Day 3 – Stop 6 – Thanjavur Palace & Saraswati Mahal Library

The Thanjavur palace and the library aren’t quite a part of the Vanthiyathevan trail but it wasn’t fair to go all the way to Thanjavur and not see it. The library is a delight and the museum attached as well. The only thing I can hope for is that we learn to be a little more respectful of our heritage and don’t inscribe our own names on those monuments of historical importance, like within the walls of the Bell Tower for example. I guess we never learn.

Lastly, the bronze gallery within the Palace is a must-visit. So many of the Maratha kings’ private collection is out there for display, most of them belonging to the Chola era, and some of them later (13th and 14th Century).

With so much done during the day, we didn’t have much energy to do much apart from coming right back to the hotel and chilling for the evening. The next day would be another adventure, another day.

Fiction: The event

I step out of the car and look around tentatively. I know this is where it’s happening. I check my invitation again. Yes. This is the venue. I pause, briefly considering if I should turn back and leave. Before I can decide, one of the organisers spots the invitation in my hand and comes forward to welcome me. He seems to know who I am, or at least that I’m an important invitee. Perhaps the invitations are colour-coded or something. He smiles and invites me in, offering me a glass of champagne. I thank him and pick it up.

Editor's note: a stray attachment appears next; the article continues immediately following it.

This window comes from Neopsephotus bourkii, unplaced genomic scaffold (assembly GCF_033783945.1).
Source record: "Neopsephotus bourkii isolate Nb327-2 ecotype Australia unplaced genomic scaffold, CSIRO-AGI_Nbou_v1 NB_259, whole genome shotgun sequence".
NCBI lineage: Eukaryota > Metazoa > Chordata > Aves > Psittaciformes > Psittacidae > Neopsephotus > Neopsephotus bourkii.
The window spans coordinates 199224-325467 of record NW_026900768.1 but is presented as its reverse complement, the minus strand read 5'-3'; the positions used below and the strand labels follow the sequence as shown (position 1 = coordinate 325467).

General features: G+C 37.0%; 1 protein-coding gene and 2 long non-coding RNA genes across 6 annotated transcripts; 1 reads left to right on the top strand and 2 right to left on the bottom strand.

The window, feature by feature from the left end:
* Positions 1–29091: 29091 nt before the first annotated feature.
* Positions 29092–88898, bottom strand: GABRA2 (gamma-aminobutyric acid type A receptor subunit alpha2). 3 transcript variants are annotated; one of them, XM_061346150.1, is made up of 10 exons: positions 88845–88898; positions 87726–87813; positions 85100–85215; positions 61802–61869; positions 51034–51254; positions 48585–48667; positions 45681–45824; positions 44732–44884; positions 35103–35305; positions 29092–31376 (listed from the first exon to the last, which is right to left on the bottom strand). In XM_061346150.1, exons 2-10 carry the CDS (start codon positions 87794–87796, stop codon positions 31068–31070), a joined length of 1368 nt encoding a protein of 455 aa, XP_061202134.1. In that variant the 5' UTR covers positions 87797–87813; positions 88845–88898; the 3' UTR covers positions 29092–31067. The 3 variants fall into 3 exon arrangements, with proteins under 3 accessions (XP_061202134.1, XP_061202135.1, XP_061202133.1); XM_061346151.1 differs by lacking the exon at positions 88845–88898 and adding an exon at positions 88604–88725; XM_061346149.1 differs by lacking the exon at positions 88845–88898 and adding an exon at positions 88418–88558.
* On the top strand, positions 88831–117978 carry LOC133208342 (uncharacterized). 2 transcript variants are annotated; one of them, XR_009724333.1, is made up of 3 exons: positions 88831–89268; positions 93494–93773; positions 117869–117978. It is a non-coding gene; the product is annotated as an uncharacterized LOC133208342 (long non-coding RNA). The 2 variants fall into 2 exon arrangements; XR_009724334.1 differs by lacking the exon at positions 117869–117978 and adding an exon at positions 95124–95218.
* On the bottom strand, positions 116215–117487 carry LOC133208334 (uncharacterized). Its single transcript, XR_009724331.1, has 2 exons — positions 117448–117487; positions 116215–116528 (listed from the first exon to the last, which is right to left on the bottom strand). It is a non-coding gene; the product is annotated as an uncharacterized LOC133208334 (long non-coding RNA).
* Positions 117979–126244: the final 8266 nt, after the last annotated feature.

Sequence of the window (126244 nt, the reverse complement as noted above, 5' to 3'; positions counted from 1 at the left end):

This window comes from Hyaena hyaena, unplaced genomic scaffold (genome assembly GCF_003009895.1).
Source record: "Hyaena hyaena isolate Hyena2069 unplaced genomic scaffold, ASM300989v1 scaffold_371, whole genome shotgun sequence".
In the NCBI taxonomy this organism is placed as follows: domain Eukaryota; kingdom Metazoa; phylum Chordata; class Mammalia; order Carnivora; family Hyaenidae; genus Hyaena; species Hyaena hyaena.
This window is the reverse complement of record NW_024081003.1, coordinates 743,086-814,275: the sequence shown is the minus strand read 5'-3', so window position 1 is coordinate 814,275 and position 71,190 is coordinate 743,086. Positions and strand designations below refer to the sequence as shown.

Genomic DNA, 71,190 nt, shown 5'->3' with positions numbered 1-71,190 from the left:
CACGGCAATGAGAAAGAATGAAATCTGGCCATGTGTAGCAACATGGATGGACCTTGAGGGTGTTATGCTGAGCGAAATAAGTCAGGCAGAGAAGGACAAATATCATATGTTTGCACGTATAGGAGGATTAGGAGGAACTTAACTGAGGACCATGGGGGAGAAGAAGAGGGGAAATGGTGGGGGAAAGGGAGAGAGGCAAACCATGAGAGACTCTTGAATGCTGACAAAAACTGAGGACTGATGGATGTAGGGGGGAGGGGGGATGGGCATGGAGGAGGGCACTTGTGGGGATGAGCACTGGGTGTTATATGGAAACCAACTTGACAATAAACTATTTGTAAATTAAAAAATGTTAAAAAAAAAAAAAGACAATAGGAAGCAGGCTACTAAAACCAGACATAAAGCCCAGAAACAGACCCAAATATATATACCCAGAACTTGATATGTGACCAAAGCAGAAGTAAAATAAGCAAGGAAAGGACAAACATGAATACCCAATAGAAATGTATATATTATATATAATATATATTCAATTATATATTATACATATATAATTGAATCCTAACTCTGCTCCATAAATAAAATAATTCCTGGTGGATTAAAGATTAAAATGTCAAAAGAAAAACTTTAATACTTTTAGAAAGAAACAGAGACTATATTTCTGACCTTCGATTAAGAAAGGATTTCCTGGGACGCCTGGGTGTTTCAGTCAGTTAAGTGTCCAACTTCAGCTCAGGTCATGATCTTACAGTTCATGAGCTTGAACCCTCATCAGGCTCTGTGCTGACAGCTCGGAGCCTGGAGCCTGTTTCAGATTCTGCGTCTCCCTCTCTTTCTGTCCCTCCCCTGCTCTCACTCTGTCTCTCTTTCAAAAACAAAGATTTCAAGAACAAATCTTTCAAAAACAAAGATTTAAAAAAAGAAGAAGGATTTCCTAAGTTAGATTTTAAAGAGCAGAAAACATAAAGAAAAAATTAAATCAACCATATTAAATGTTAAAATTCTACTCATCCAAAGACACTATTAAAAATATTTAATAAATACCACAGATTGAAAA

My eyes search for you. A few minutes later, he comes back with a note for me. “He asked me to give this to you ma’am,” he says. I nod and accept it. I open the sealed note and see your familiar writing. “I’ll be with you soon. There’s a place in the front with your name on it. Come forward please.” You’ve signed it with a name only I use for you. I smile. I turn around and look for the organiser, who nods as he escorts me to the front.

I catch your eye and you smile. That heart-stopping, gorgeous smile that I fall for every single time. I smile back and I settle down. The event starts. You’re in your element. You answer questions about your work with the practised ease of a professional. The familiarity of your voice is soothing. It’s been so long since we spoke. Your invitation to this event surprised me. “How do your sculptures evoke so much emotion? How is it so special?” The host’s question pulls me out of my reverie. You smile and say, “I don’t know. My muse does all the work.” Your eyes meet mine and hold my gaze just long enough for me to understand. I look away, unable to stop myself from blushing.

It’s an hour later that I find myself alone with you. The event is over. You’ve left the guests to enjoy themselves. You head over to me, glass in hand and ask, “Shall we step out?” I nod mutely. Outside, there’s nobody in sight. The party inside is far more interesting. You don’t take your eyes off me. “This saree looks stunning on you. You should dress like this more often.” I smile, acknowledging your compliment. You reach over and touch my earring. And then, without a word, you slip it off, come closer and gently suck on my earlobe. I draw a sharp breath, unable to hide the rising anticipation. You then cup my face and kiss my forehead, and then gently on my lips. “Will you stay tonight?” I nod. I know I cannot leave tonight.